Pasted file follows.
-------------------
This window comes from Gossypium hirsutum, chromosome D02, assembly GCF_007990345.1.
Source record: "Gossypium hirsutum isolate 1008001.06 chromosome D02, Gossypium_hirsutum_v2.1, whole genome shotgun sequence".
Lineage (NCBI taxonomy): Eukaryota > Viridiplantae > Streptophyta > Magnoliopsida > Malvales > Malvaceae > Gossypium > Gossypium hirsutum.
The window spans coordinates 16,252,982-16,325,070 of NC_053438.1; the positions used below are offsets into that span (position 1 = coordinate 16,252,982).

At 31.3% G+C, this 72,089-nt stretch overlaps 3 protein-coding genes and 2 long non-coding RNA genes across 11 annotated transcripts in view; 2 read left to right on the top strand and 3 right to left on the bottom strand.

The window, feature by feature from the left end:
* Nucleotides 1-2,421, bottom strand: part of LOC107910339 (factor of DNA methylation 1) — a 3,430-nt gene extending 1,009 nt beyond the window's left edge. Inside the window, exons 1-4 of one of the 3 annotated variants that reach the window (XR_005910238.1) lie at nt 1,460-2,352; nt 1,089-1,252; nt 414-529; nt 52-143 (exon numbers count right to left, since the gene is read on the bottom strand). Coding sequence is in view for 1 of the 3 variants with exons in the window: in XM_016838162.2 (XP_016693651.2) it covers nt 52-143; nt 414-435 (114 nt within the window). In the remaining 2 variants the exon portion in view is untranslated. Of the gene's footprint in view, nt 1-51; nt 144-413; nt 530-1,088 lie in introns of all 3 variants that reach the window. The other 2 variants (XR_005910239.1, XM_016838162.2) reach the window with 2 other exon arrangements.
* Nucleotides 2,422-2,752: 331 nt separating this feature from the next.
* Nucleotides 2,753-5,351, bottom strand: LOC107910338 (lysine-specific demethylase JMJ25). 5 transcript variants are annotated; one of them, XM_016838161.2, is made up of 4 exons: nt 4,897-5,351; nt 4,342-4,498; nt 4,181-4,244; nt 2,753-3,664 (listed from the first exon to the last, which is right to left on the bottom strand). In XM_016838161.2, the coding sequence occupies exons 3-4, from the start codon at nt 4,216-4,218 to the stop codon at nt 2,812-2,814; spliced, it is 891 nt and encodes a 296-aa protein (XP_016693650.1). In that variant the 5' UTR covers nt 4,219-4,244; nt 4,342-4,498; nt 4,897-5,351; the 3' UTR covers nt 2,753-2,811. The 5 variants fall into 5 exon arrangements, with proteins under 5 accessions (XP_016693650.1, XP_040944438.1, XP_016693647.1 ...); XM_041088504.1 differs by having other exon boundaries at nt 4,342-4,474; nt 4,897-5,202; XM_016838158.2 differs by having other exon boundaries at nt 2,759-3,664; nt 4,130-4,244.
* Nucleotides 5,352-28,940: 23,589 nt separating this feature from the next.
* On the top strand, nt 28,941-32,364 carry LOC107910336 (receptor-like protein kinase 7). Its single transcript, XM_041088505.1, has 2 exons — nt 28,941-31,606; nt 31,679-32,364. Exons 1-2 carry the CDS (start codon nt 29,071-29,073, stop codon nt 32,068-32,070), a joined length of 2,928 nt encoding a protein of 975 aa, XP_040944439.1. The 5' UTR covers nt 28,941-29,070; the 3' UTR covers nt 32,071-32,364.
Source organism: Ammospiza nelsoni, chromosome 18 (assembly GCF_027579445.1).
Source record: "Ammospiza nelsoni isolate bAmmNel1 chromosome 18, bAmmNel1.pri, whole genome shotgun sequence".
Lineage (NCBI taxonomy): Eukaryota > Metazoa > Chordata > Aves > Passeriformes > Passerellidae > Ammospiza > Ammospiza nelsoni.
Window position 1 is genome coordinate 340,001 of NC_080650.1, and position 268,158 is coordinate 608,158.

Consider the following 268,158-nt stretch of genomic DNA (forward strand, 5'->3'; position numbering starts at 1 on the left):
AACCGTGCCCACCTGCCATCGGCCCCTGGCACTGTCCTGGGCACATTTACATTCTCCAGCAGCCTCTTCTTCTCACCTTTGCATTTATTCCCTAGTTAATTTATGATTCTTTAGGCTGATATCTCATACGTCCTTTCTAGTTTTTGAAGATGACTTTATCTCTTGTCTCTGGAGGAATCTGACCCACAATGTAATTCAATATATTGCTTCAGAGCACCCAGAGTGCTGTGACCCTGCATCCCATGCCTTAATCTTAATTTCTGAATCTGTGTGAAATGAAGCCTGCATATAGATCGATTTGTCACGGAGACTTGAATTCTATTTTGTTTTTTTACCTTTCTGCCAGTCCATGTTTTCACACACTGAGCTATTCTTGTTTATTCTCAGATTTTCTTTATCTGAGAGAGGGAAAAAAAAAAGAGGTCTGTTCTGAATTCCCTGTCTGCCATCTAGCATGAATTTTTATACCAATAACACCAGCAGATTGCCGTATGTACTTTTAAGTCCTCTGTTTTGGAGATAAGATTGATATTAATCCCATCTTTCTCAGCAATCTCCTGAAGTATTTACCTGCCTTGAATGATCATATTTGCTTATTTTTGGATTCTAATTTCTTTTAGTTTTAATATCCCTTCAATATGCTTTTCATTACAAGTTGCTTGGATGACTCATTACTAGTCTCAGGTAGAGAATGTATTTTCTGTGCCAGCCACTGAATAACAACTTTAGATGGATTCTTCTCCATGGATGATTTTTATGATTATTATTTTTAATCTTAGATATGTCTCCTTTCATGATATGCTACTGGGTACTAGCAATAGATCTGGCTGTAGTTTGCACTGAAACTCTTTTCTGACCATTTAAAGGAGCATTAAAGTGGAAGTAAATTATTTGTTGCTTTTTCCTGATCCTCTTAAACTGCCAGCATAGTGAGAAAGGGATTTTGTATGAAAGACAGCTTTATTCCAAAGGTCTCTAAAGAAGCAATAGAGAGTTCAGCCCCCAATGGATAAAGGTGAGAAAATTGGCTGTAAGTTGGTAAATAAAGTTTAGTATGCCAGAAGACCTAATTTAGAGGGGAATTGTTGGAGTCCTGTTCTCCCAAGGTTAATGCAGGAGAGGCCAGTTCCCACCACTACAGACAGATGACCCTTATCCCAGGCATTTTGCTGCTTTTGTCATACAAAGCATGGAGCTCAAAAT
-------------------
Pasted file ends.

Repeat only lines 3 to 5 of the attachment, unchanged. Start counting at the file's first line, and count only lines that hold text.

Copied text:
Lineage (NCBI taxonomy): Eukaryota > Viridiplantae > Streptophyta > Magnoliopsida > Malvales > Malvaceae > Gossypium > Gossypium hirsutum.
The window spans coordinates 16,252,982-16,325,070 of NC_053438.1; the positions used below are offsets into that span (position 1 = coordinate 16,252,982).

At 31.3% G+C, this 72,089-nt stretch overlaps 3 protein-coding genes and 2 long non-coding RNA genes across 11 annotated transcripts in view; 2 read left to right on the top strand and 3 right to left on the bottom strand.